Amy Pascal

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Amy Pascal
Amy Beth Pascal

(1958-03-25) March 25, 1958 (age 65)
EducationUniversity of California, Los Angeles
Occupation(s)Business executive, film producer
(m. 1997)

Amy Beth Pascal (born March 25, 1958) is an American film producer and business executive. She served as the Chairperson of the Motion Pictures Group of Sony Pictures Entertainment (SPE) and Co-Chairperson of SPE, including Sony Pictures Television, from 2006 until 2015. She has overseen the production and distribution of many films and television programs, and was co-chairperson during the late-2014 Sony Pictures hack. The leak uncovered multiple emails from Pascal which were deemed racially insensitive. She left Sony and Pascal later admitted that she was fired from the company.

She started her own production company, Pascal Pictures, which made its debut with the 2016 Ghostbusters reboot. In 2017, she produced Spider-Man: Homecoming, Molly's Game and The Post. She has received two Academy Award for Best Picture nominations, for producing The Post and Little Women.

Early life and education[edit]

Pascal was born on March 25, 1958, in Los Angeles, California.[1] Her father, Anthony H. Pascal, was an economic researcher at the RAND Corporation who wrote about African American social inequality and the cost of AIDS.[1][2] Her mother, Barbara Pascal, was a librarian and owner of an art bookstore, Artworks.[1][2][3][4] Her family is Jewish.[5][6][7] Pascal attended Crossroads School in Santa Monica,[1][5] then worked as a bookkeeper at Crossroads School while getting her international relations degree at UCLA.[1][5][3][8]


Pascal started her career as a secretary working for producer Tony Garnett at the independent production company Kestrel Films.[9] From 1986 to 1987, she served as Vice President of Production at 20th Century Fox.[10]

Sony Pictures[edit]

Pascal joined Columbia Pictures in 1988, where she was responsible for the development of films including: Groundhog Day, Little Women, Awakenings, and A League of Their Own.[11] She left Columbia in 1994 and served for two years as the President of Production for Turner Pictures while Scott Sassa was president of Turner Entertainment.[12] During her time at Turner, Pascal hired Damon Lee as a development director.[13]

Pascal rejoined Columbia in 1996 as the studio's president after Turner Pictures merged with Warner Bros.[14] In 1999, Pascal became Chair of Columbia Pictures.[15]

Pascal was named Co-Chairperson of Sony Pictures Entertainment in September 2006.[16][17] She also served as Chairman of SPE's Motion Picture Group from December 2003 to February 2015.[18] Pascal and SPE's Chairman and CEO Michael Lynton led all of SPE's lines of business, including: motion picture production, acquisition and distribution; television production, acquisition and distribution; television networks; digital content creation and distribution; operation of studio facilities; and development of new entertainment products, services and technologies.[19]

Pascal has overseen the production and distribution of many films, including the Spider-Man franchise; the James Bond films Casino Royale, Quantum of Solace and Skyfall, the first Bond film to gross over $1 billion at the worldwide box office;[20] The Da Vinci Code and Angels & Demons; Sony Pictures Animation's The Smurfs, Cloudy with a Chance of Meatballs, and Hotel Transylvania; and Best Picture Oscar nominees American Hustle, Captain Phillips, Zero Dark Thirty, Moneyball and The Social Network.[21][22][23]

Pascal, along with Lynton, also oversaw Sony Pictures Television (SPT), which produces and distributes television programming for multiple platforms in the U.S. and internationally.[24]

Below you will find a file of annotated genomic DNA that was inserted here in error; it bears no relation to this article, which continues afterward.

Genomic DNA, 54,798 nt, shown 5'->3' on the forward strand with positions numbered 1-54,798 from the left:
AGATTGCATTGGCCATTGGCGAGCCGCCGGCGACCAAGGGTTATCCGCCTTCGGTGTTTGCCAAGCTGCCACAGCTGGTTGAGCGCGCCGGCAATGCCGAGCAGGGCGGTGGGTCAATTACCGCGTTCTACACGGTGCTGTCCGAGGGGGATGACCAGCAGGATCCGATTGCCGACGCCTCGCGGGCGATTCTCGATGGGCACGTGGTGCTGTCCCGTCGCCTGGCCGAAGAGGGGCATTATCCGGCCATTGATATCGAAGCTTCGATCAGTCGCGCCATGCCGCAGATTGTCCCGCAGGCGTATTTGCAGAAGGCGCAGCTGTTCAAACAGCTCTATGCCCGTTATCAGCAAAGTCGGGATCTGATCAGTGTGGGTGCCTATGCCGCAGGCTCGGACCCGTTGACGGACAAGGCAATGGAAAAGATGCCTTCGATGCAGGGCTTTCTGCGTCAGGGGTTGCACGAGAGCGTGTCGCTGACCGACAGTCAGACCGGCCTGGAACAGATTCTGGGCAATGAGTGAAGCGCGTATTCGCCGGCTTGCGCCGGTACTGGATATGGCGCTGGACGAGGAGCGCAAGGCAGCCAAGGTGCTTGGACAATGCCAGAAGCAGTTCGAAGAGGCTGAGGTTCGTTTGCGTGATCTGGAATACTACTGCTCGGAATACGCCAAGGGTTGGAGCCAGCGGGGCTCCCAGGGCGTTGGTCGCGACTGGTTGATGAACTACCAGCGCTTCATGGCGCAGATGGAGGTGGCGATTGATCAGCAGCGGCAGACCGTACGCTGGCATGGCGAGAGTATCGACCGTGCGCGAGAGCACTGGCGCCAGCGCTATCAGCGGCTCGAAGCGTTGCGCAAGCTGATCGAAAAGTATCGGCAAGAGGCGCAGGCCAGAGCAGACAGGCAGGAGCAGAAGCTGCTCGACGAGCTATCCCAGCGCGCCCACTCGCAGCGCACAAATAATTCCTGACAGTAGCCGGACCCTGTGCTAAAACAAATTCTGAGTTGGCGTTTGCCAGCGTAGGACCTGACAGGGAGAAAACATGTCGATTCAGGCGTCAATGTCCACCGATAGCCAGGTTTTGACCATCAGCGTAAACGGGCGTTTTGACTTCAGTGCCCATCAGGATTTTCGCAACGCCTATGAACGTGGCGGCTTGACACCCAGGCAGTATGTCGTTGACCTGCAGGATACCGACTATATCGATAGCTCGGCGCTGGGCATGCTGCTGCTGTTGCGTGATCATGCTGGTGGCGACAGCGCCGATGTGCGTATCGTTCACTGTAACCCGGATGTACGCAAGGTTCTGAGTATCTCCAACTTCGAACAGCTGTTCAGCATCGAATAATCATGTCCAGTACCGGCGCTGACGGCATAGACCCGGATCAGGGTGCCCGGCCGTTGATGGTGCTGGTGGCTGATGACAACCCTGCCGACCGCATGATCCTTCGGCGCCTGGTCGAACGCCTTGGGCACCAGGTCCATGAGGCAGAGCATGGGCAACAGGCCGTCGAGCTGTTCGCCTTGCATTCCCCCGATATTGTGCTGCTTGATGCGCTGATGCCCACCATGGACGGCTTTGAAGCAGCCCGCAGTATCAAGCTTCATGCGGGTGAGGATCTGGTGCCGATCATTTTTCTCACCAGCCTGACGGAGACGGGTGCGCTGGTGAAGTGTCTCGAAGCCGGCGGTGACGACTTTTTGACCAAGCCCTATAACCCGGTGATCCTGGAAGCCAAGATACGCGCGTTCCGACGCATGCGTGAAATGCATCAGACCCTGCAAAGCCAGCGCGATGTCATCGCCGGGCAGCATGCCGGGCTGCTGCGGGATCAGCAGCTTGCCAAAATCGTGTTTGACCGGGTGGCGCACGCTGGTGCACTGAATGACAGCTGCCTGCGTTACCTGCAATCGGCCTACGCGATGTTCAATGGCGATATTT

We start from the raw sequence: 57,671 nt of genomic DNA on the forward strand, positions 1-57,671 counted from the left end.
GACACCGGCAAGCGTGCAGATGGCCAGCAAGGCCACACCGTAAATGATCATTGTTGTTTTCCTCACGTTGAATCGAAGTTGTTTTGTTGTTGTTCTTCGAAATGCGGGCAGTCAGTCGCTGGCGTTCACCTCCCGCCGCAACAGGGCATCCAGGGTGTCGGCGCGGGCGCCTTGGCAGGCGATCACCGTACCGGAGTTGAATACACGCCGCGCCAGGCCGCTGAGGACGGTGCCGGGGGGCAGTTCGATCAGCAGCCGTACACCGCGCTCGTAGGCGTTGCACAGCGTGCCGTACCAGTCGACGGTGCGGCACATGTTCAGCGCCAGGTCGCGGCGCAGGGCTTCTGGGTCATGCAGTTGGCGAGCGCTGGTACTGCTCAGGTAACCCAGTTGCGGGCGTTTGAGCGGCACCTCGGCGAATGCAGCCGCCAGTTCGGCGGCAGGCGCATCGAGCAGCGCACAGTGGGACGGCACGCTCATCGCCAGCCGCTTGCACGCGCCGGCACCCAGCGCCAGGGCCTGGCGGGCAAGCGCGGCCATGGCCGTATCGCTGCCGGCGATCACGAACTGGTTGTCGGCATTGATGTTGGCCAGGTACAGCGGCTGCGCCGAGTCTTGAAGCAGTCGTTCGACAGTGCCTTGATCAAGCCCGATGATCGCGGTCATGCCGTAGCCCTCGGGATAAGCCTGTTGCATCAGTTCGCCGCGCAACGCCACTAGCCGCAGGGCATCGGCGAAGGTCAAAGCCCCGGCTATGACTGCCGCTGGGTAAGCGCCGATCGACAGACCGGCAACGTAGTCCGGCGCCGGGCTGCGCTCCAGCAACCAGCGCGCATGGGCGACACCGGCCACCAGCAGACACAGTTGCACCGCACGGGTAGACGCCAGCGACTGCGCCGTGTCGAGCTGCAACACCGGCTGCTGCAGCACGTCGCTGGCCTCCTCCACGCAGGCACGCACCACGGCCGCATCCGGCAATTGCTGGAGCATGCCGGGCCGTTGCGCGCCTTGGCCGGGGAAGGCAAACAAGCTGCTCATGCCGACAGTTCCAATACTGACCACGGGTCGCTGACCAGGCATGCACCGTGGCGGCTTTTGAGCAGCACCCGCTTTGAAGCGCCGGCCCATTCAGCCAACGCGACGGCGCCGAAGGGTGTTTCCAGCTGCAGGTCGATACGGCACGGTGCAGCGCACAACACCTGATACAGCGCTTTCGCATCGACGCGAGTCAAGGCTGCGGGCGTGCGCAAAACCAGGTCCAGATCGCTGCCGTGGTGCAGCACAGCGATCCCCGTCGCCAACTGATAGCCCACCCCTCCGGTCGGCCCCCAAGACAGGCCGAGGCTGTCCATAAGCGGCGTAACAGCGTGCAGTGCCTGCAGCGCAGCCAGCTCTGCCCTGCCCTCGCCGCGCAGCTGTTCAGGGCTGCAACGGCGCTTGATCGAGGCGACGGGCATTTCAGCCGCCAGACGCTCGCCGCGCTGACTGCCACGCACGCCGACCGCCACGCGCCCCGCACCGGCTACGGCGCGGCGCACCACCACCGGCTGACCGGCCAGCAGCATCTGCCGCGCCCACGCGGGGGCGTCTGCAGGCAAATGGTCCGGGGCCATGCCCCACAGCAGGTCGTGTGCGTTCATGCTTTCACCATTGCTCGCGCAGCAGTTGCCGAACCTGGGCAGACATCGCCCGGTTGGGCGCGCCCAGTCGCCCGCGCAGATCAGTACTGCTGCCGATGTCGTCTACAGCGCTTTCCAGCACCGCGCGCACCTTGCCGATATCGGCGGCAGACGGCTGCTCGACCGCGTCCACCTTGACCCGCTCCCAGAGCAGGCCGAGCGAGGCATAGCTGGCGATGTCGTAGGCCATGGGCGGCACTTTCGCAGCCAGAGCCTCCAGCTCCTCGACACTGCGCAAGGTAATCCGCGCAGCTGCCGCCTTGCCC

In 2013, Pascal was elected to the Board of Governors of the Academy of Motion Picture Arts and Sciences.[25]

She clashed with investor Daniel S. Loeb, who accused both Pascal and Lynton of "poor financial controls."[4] According to the Financial Times, "she employed an assistant who earned more than $250,000 a year, and had use of a private jet and other perks in keeping with Hollywood's golden era rather than an age of austerity."[4] At the end of 2014, Pascal was the only woman at Sony to earn over $1 million per annum, having earned US$3 million a year.[26][27][28]

Pascal's contract with Sony was scheduled to expire in March 2015.[4] On February 5, 2015, Pascal announced she would step down in May 2015[29][30][31][32] Pascal stated during a Women in the World discussion on February 11, 2015, that she had been "fired" by Sony.[33][34]

Film producer[edit]

Pascal started her own production company, with a four-year contract for funding and distribution via Sony Pictures Entertainment.[30][31] The company, called Pascal Pictures, hired Rachel O'Connor as production chief and Ian Dalrymple to open and run a New York branch. Pascal Pictures was expected to continue Amy Pascal's "book-friendly" focus, and Dalrymple's office was expected to facilitate this.[35] She produced the Ghostbusters reboot film and the Marvel Studios-produced Spider-Man: Homecoming,[36] in addition to theatre and television work. TriStar President Hannah Minghella obtained rights to Maestra by L. S. Hilton with the intent for Pascal to produce the film.[37] Pascal Pictures made a winning bid for a memoir by Zoë Quinn about "Gamergate" called Crash Override: How to Save the Internet from Itself, which was sold to Touchstone/Simon & Schuster for publication in September 2016.[38] Pascal and Elizabeth Cantillon optioned rights for a TriStar TV series based on books by Eve Babitz set in 1960s-1970s Los Angeles.[39] For a sum in the "mid-six to seven figures", Pascal made a deal for Michael Diliberti's Athena, about a descendant of the goddess Athena who is recruited to a secret organization.[40] Together with Sony, Pascal obtained rights for the TV crime drama Darktown, which she plans to executive produce with Jamie Foxx.[41]

In May 2019, it was announced that Pascal and her production company Pascal Pictures is leaving Sony and moving to Universal Pictures for a first-look deal after 30 years at Sony Pictures.[42]

Activities and awards[edit]

In 2001, Pascal was honored with the Women in Film's Crystal Award, which recognizes those whose work has helped to expand the role of women in the entertainment industry.[43] Pascal has been included in The Hollywood Reporter's annual Women in Entertainment Power 100 list and Forbes' ranking of the World's 100 Most Powerful Women.[44][45] As of 2014, she was ranked as the 28th most powerful woman in the world by Forbes, up from 36th in 2013.[46]


Pascal serves on the Honorary Committee of the Epilepsy Foundation of Greater Los Angeles.[47] She has made charitable contributions to Teen Line.[48]

She was awarded the 2008 Humanitarian Award from the Simon Wiesenthal Center, a non-profit organization based in Los Angeles which combats antisemitism and promotes human rights and tolerance.[49][50] She received the award at the 2008 National Tribute Dinner, an annual fundraiser which raised US$2 million for the center.[51] In her acceptance speech, she said, "I believe in what the museum is committed to: not just the literal event of the Holocaust but not letting anything like that happen again."[51]